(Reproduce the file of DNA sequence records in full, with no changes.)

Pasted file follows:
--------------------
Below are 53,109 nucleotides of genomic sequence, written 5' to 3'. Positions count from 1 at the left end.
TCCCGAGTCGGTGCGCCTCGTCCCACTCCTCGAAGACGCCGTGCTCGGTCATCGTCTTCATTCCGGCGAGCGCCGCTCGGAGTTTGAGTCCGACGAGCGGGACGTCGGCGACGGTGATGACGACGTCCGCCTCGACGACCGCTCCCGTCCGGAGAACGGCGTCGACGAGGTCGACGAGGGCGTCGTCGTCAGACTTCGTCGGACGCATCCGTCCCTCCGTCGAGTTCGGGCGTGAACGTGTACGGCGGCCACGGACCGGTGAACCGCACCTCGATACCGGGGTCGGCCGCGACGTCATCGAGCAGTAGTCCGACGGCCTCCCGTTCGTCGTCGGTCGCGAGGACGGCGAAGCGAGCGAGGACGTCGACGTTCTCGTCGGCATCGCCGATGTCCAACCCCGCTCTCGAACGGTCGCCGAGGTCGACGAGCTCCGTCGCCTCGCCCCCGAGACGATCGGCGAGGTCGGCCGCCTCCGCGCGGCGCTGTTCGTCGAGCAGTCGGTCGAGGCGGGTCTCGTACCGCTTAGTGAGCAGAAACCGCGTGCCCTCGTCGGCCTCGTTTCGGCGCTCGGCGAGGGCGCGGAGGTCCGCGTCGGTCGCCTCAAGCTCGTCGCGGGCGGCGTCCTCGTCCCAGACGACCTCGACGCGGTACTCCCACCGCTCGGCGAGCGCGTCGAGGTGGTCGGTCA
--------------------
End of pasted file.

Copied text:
Below are 53,109 nucleotides of genomic sequence, written 5' to 3'. Positions count from 1 at the left end.
TCCCGAGTCGGTGCGCCTCGTCCCACTCCTCGAAGACGCCGTGCTCGGTCATCGTCTTCATTCCGGCGAGCGCCGCTCGGAGTTTGAGTCCGACGAGCGGGACGTCGGCGACGGTGATGACGACGTCCGCCTCGACGACCGCTCCCGTCCGGAGAACGGCGTCGACGAGGTCGACGAGGGCGTCGTCGTCAGACTTCGTCGGACGCATCCGTCCCTCCGTCGAGTTCGGGCGTGAACGTGTACGGCGGCCACGGACCGGTGAACCGCACCTCGATACCGGGGTCGGCCGCGACGTCATCGAGCAGTAGTCCGACGGCCTCCCGTTCGTCGTCGGTCGCGAGGACGGCGAAGCGAGCGAGGACGTCGACGTTCTCGTCGGCATCGCCGATGTCCAACCCCGCTCTCGAACGGTCGCCGAGGTCGACGAGCTCCGTCGCCTCGCCCCCGAGACGATCGGCGAGGTCGGCCGCCTCCGCGCGGCGCTGTTCGTCGAGCAGTCGGTCGAGGCGGGTCTCGTACCGCTTAGTGAGCAGAAACCGCGTGCCCTCGTCGGCCTCGTTTCGGCGCTCGGCGAGGGCGCGGAGGTCCGCGTCGGTCGCCTCAAGCTCGTCGCGGGCGGCGTCCTCGTCCCAGACGACCTCGACGCGGTACTCCCACCGCTCGGCGAGCGCGTCGAGGTGGTCGGTCA